High-dose B-vitamin supplementation has been proven effective for treating hyperhomocysteinemia in elderly individuals with or without cognitive impairment. However, homocysteine-lowering trials have produced equivocal results regarding the prevention of cognitive deterioration in this population. A systematic review and meta-analysis of 18 randomized, placebo-controlled trials examining the effect of B-vitamin supplementation did not find that the decrease in homocysteine level prevented or delayed cognitive ong older subjects (5six). A more recent randomized, double-blind, placebo-controlled clinical trial in 900 older individuals at high risk of cognitive impairment found that daily supplementation of 400 ?g of folic acid and 100 ?g of vitamin Bseveral for two years significantly improved measures of immediate and delayed memory and slowed the rise in plasma homocysteine concentrations (57). However, supplemented subjects had no reduction in homocysteine concentrations compared to baseline, nor did they perform better in processing speed tests compared to placebo. Another two-year, randomized, placebo-controlled study in elderly adults reported that a daily regimen of 800 ?g of folic acid, 500 ?g of vitamin B12, and 20 mg of vitamin B6 significantly reduced the rate of brain atrophy compared to placebo treatment (0.5% vs. 3.7%). Interestingly, a greater benefit was seen in those with high compared to low homocysteine concentrations at baseline, suggesting the importance of lowering homocysteine levels in prevention of brain atrophy and cognitive decline (58, 59). The authors attributed the changes in homocysteine levels priin B12 (59). Finally, the most recent randomized, double blind, placebo-controlled trial in over 2,500 individuals who suffered a stroke showed that the normalization of homocysteine concentrations by B-vitamin supplementation (2 mg of folic acid, 500 ?g of vitamin B12, and 25 mg of vitamin B6) did not improve cognitive performance or decrease incidence of cognitive decline compared to placebo (60). Currently, there is a need for larger trials to evaluate the effect of B-vitamin supplementation on long-term outcomes, such as the incidence of Alzheimer’s disease.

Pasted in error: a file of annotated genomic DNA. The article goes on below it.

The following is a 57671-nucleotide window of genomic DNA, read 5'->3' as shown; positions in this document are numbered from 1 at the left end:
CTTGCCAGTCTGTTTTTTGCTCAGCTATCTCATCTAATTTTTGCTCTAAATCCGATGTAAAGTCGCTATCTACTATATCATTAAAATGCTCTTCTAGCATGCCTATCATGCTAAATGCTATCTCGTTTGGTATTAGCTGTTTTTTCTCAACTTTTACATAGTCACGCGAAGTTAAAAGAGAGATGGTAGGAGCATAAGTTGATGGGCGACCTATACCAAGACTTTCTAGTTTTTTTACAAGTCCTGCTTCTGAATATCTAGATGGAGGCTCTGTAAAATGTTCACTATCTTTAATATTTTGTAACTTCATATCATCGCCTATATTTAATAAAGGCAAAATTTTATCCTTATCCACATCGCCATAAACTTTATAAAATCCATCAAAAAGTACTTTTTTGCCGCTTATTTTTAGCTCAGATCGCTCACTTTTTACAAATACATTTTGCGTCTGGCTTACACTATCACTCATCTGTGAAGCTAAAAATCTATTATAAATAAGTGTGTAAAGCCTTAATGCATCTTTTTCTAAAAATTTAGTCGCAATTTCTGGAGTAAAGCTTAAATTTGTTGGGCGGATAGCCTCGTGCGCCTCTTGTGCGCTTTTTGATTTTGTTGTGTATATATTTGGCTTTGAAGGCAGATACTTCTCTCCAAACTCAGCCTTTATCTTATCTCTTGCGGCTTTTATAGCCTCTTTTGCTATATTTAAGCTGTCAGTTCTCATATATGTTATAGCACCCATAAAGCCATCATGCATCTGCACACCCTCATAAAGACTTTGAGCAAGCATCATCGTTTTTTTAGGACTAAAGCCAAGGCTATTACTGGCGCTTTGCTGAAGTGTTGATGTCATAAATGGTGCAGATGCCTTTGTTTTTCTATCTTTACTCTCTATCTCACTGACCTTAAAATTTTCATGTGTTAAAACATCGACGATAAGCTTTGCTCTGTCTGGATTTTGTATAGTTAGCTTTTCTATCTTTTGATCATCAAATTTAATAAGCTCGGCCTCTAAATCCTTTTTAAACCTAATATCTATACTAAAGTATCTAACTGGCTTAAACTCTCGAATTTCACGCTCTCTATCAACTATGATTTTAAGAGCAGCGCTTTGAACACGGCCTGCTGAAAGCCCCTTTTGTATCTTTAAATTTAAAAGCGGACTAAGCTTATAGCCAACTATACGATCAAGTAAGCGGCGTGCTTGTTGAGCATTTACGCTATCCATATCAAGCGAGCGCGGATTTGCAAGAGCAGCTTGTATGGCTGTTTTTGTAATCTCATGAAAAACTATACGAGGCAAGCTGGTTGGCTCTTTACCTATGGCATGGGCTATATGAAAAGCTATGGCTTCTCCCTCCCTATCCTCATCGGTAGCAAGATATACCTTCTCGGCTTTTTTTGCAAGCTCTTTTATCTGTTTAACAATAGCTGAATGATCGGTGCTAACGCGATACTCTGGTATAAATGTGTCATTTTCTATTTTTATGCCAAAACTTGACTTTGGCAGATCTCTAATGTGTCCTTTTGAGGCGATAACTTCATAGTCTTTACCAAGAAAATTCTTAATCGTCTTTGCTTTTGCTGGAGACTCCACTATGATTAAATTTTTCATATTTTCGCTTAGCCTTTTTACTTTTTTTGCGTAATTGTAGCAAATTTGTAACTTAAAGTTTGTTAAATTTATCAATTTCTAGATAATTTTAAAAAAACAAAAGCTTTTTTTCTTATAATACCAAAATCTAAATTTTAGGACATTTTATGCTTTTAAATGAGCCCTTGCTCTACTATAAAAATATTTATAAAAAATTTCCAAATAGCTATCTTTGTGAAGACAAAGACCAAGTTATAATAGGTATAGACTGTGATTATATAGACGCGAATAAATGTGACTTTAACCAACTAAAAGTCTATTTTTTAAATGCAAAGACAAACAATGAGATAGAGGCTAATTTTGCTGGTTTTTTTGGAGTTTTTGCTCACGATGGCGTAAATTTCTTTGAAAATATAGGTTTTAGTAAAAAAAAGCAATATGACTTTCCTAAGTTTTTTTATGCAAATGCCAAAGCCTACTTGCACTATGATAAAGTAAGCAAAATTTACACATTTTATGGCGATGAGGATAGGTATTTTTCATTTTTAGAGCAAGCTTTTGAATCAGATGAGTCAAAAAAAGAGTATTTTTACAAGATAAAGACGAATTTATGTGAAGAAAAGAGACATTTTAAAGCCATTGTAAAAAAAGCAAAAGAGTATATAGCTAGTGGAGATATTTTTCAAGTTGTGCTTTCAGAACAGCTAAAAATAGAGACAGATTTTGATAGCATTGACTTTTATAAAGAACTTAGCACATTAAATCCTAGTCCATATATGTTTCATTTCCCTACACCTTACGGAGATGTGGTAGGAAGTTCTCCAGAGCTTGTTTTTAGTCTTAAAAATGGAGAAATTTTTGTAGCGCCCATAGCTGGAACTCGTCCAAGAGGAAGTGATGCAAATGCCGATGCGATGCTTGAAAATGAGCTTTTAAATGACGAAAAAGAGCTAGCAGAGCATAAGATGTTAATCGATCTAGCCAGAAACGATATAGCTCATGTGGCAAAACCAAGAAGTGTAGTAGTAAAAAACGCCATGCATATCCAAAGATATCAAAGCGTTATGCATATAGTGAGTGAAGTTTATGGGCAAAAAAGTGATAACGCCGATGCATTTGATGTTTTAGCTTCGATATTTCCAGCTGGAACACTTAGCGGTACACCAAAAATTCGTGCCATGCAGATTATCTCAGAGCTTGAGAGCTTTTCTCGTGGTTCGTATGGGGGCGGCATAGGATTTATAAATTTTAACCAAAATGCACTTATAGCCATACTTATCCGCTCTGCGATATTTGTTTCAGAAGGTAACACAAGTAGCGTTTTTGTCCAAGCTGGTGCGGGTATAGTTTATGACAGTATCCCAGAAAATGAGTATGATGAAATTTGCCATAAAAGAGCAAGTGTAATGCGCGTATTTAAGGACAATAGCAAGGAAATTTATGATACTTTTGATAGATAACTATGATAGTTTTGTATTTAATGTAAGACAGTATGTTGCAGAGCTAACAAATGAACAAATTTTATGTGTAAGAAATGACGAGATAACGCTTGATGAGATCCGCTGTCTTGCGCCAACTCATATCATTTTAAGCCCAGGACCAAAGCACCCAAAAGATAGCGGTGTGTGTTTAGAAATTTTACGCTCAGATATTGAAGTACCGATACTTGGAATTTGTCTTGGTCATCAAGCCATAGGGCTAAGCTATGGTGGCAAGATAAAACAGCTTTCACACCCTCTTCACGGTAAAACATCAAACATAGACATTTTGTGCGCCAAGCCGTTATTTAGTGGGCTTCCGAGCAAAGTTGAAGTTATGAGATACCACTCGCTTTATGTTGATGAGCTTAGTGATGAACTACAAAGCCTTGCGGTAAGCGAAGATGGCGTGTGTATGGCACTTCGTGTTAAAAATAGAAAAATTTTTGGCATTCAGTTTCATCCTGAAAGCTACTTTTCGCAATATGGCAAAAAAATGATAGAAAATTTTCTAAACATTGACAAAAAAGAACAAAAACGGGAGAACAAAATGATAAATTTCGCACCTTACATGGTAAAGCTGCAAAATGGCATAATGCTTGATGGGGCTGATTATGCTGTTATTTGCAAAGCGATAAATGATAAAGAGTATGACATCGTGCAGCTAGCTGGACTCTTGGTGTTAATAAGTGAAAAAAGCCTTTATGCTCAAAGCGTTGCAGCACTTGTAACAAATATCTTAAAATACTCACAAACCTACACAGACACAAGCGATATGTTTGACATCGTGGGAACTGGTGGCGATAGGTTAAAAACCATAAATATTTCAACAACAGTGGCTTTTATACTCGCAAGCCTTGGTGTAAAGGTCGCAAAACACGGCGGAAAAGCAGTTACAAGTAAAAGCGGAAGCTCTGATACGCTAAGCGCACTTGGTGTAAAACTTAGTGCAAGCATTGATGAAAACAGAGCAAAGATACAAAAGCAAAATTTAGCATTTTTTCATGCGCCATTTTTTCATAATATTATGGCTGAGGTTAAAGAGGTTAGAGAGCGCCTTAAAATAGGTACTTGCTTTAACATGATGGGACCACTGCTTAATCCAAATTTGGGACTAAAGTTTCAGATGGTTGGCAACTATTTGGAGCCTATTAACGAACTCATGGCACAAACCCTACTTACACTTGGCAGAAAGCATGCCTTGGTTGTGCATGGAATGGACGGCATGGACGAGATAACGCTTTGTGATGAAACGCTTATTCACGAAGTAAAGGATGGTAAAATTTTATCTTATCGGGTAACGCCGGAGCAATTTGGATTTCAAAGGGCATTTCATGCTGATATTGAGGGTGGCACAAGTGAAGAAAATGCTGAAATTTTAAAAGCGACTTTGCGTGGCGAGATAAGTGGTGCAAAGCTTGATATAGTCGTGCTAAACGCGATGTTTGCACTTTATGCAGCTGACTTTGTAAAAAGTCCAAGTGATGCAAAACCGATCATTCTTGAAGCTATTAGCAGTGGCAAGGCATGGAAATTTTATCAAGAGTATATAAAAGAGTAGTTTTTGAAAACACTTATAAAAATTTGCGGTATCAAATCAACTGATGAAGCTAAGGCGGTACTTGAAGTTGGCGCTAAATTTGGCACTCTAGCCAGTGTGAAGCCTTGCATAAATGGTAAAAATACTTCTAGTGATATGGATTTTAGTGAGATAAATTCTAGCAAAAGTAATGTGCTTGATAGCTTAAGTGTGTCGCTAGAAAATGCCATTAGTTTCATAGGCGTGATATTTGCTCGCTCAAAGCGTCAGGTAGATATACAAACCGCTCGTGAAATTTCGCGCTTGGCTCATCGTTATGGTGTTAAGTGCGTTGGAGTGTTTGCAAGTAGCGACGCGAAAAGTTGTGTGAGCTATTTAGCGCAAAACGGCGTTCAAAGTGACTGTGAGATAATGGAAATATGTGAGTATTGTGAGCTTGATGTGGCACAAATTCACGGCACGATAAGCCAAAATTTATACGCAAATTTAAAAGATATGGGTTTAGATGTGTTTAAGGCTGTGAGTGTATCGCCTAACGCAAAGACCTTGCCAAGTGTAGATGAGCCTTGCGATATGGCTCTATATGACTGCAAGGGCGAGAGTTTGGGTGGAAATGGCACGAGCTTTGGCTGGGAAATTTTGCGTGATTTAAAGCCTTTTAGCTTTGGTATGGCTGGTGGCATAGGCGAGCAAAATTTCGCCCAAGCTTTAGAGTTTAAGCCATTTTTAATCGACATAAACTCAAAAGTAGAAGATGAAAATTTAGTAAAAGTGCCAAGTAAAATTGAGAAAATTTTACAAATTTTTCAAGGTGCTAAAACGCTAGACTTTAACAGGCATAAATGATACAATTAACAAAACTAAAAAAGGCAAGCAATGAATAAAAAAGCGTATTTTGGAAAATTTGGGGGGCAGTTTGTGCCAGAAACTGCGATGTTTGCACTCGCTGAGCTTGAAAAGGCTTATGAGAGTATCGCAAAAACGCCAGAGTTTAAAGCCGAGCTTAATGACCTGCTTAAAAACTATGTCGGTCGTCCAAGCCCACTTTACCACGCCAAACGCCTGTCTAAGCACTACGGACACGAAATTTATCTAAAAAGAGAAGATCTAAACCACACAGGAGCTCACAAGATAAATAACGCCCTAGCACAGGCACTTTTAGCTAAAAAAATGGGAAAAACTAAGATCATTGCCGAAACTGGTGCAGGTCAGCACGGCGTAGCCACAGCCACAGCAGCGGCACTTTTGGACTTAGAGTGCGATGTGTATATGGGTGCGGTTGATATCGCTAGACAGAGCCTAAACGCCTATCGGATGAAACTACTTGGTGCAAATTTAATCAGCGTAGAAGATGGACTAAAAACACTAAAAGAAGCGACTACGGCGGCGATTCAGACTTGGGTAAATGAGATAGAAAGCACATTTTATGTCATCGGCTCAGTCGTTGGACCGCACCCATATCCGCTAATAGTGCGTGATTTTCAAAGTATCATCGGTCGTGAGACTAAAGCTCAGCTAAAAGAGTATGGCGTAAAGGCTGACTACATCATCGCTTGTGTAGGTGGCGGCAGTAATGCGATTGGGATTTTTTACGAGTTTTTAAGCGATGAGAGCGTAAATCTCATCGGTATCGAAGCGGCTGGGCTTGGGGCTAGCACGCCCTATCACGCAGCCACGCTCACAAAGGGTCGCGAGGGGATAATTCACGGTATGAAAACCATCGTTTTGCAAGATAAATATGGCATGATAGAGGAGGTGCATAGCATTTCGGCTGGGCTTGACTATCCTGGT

Observational studies have found as many as 30% of patients hospitalized for depression are deficient in vitamin B12 (61). A cross-sectional study of 700 community-living, physically disabled women over the age of 65 found that vitamin B12-deficient women were twice as likely to be severely depressed as non-deficient women (62). A population-based study in 3,884 elderly men and women with depressive disorders found that those with vitamin B12 deficiency were almost 70% more likely to experience depression than those with normal vitamin B12 status (63). 12 deficiency and depression are not clear but ). SAM is a methyl group donor for numerous methylation reactions in the brain, including those involved in the metabolism of neurotransmitters whose deficiency has been related to depression (64). Severe vitamin B12 deficiency in a mouse model showed dramatic alterations in the level of DNA methylation in the brain, which might lead to neurologic impairments (65). This hypothesis is supported by several studies that have shown supplementation with SAM improves depressive symptoms (66-69).
Increased homocysteine level is another nonspecific bioin B12 deficiency that has been linked to depressive symptoms in the elderly (70). However, in a recent cross-sectional study conducted in 1,677 older individuals, higher vitamin B12 plasma levels, but not changes in homocysteine concentrations, were correlated with a lower prevalence of depressive symptoms (71). Few studies have examined the relationship of vitamin B12 status, homocysteine levels, and the development of depression over time. In a randomized, placebo-controlled, intervention study with over 900 older participants experiencing psychological distress, daily supplementation with folic acid (400 ?g) and vitamin B12 (100 ?g) for two years did not reduce the occurrence of symptoms of depression despite significantly improving blood folate, vitamin B12, and homocysteine levels compared to placebo (72). However, in a long-term randomized, double-blind, placebo-controlled study among sufferers of cerebrovascular accidents at high risk of depression, daily supplementation with 2 mg of folic acid, 25 mg of vitamin B6, and 500 ?g vitamin B12 significantly lowered the risk of major depressive episodes during a seven-year follow-up period compared to placebo (73). Although it cannot yet be determined whether vitamin B12 deficiency plays a causal role in depression, it in B12 deficiency in older individuals as part of a medical evaluation for depression.